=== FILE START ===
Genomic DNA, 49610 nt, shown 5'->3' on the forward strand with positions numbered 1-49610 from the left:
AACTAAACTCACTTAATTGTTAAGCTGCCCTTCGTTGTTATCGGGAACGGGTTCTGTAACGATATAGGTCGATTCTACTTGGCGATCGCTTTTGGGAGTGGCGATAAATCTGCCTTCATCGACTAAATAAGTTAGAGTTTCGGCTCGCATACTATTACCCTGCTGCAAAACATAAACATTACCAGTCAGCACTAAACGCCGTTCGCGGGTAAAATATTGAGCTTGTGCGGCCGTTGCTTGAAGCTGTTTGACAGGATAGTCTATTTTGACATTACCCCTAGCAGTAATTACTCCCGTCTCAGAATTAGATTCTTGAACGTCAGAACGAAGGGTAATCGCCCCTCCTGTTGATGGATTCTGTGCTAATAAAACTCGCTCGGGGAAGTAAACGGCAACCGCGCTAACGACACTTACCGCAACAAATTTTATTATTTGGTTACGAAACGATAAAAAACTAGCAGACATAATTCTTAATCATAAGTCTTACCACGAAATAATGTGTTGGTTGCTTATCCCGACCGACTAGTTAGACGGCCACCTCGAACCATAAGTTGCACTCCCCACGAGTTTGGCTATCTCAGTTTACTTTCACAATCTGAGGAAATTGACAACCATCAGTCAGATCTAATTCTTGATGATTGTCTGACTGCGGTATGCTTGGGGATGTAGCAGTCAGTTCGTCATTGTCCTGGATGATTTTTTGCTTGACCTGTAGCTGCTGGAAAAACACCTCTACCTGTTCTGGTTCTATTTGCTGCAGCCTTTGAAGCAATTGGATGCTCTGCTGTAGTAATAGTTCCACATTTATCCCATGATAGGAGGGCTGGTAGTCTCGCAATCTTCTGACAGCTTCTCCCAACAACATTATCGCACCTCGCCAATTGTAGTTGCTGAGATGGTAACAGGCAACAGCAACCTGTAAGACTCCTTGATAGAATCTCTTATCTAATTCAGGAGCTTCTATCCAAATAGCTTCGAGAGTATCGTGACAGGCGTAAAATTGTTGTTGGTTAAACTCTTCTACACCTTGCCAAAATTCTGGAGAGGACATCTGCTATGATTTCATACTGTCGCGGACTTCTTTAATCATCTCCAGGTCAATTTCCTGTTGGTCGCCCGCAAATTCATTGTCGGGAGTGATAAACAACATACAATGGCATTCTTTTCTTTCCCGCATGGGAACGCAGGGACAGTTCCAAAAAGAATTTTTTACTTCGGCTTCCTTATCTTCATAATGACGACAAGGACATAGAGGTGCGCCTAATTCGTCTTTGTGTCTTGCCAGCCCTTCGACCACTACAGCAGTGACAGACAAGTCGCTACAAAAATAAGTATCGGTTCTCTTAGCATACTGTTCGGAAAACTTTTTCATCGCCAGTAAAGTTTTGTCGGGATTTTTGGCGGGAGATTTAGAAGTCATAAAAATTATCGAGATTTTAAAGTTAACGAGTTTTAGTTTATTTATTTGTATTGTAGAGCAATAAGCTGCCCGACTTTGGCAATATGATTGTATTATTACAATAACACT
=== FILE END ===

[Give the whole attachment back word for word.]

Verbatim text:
Genomic DNA, 49610 nt, shown 5'->3' on the forward strand with positions numbered 1-49610 from the left:
AACTAAACTCACTTAATTGTTAAGCTGCCCTTCGTTGTTATCGGGAACGGGTTCTGTAACGATATAGGTCGATTCTACTTGGCGATCGCTTTTGGGAGTGGCGATAAATCTGCCTTCATCGACTAAATAAGTTAGAGTTTCGGCTCGCATACTATTACCCTGCTGCAAAACATAAACATTACCAGTCAGCACTAAACGCCGTTCGCGGGTAAAATATTGAGCTTGTGCGGCCGTTGCTTGAAGCTGTTTGACAGGATAGTCTATTTTGACATTACCCCTAGCAGTAATTACTCCCGTCTCAGAATTAGATTCTTGAACGTCAGAACGAAGGGTAATCGCCCCTCCTGTTGATGGATTCTGTGCTAATAAAACTCGCTCGGGGAAGTAAACGGCAACCGCGCTAACGACACTTACCGCAACAAATTTTATTATTTGGTTACGAAACGATAAAAAACTAGCAGACATAATTCTTAATCATAAGTCTTACCACGAAATAATGTGTTGGTTGCTTATCCCGACCGACTAGTTAGACGGCCACCTCGAACCATAAGTTGCACTCCCCACGAGTTTGGCTATCTCAGTTTACTTTCACAATCTGAGGAAATTGACAACCATCAGTCAGATCTAATTCTTGATGATTGTCTGACTGCGGTATGCTTGGGGATGTAGCAGTCAGTTCGTCATTGTCCTGGATGATTTTTTGCTTGACCTGTAGCTGCTGGAAAAACACCTCTACCTGTTCTGGTTCTATTTGCTGCAGCCTTTGAAGCAATTGGATGCTCTGCTGTAGTAATAGTTCCACATTTATCCCATGATAGGAGGGCTGGTAGTCTCGCAATCTTCTGACAGCTTCTCCCAACAACATTATCGCACCTCGCCAATTGTAGTTGCTGAGATGGTAACAGGCAACAGCAACCTGTAAGACTCCTTGATAGAATCTCTTATCTAATTCAGGAGCTTCTATCCAAATAGCTTCGAGAGTATCGTGACAGGCGTAAAATTGTTGTTGGTTAAACTCTTCTACACCTTGCCAAAATTCTGGAGAGGACATCTGCTATGATTTCATACTGTCGCGGACTTCTTTAATCATCTCCAGGTCAATTTCCTGTTGGTCGCCCGCAAATTCATTGTCGGGAGTGATAAACAACATACAATGGCATTCTTTTCTTTCCCGCATGGGAACGCAGGGACAGTTCCAAAAAGAATTTTTTACTTCGGCTTCCTTATCTTCATAATGACGACAAGGACATAGAGGTGCGCCTAATTCGTCTTTGTGTCTTGCCAGCCCTTCGACCACTACAGCAGTGACAGACAAGTCGCTACAAAAATAAGTATCGGTTCTCTTAGCATACTGTTCGGAAAACTTTTTCATCGCCAGTAAAGTTTTGTCGGGATTTTTGGCGGGAGATTTAGAAGTCATAAAAATTATCGAGATTTTAAAGTTAACGAGTTTTAGTTTATTTATTTGTATTGTAGAGCAATAAGCTGCCCGACTTTGGCAATATGATTGTATTATTACAATAACACT